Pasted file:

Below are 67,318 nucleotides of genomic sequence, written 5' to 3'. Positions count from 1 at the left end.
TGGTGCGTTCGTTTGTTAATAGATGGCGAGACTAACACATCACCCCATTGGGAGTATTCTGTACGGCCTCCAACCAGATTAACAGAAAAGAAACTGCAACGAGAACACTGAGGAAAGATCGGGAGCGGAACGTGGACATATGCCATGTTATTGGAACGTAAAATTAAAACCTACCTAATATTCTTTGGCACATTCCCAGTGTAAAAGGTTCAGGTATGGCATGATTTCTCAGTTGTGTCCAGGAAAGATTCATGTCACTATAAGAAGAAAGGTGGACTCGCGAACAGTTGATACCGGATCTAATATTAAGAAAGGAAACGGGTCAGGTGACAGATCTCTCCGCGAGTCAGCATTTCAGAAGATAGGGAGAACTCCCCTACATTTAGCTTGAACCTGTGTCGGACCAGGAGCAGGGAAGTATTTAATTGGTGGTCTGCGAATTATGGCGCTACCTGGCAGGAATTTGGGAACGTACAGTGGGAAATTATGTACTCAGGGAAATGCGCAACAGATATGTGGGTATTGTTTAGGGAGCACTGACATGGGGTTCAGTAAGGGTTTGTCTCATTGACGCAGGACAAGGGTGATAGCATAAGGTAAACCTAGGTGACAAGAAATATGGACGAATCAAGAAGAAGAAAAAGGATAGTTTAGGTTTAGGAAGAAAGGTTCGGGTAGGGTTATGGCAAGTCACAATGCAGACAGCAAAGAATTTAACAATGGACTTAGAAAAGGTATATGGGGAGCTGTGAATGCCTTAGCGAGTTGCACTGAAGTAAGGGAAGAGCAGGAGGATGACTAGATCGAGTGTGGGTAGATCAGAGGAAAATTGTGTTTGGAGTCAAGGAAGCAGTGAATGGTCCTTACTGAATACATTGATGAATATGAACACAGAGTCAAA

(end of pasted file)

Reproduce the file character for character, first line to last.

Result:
Below are 67,318 nucleotides of genomic sequence, written 5' to 3'. Positions count from 1 at the left end.
TGGTGCGTTCGTTTGTTAATAGATGGCGAGACTAACACATCACCCCATTGGGAGTATTCTGTACGGCCTCCAACCAGATTAACAGAAAAGAAACTGCAACGAGAACACTGAGGAAAGATCGGGAGCGGAACGTGGACATATGCCATGTTATTGGAACGTAAAATTAAAACCTACCTAATATTCTTTGGCACATTCCCAGTGTAAAAGGTTCAGGTATGGCATGATTTCTCAGTTGTGTCCAGGAAAGATTCATGTCACTATAAGAAGAAAGGTGGACTCGCGAACAGTTGATACCGGATCTAATATTAAGAAAGGAAACGGGTCAGGTGACAGATCTCTCCGCGAGTCAGCATTTCAGAAGATAGGGAGAACTCCCCTACATTTAGCTTGAACCTGTGTCGGACCAGGAGCAGGGAAGTATTTAATTGGTGGTCTGCGAATTATGGCGCTACCTGGCAGGAATTTGGGAACGTACAGTGGGAAATTATGTACTCAGGGAAATGCGCAACAGATATGTGGGTATTGTTTAGGGAGCACTGACATGGGGTTCAGTAAGGGTTTGTCTCATTGACGCAGGACAAGGGTGATAGCATAAGGTAAACCTAGGTGACAAGAAATATGGACGAATCAAGAAGAAGAAAAAGGATAGTTTAGGTTTAGGAAGAAAGGTTCGGGTAGGGTTATGGCAAGTCACAATGCAGACAGCAAAGAATTTAACAATGGACTTAGAAAAGGTATATGGGGAGCTGTGAATGCCTTAGCGAGTTGCACTGAAGTAAGGGAAGAGCAGGAGGATGACTAGATCGAGTGTGGGTAGATCAGAGGAAAATTGTGTTTGGAGTCAAGGAAGCAGTGAATGGTCCTTACTGAATACATTGATGAATATGAACACAGAGTCAAA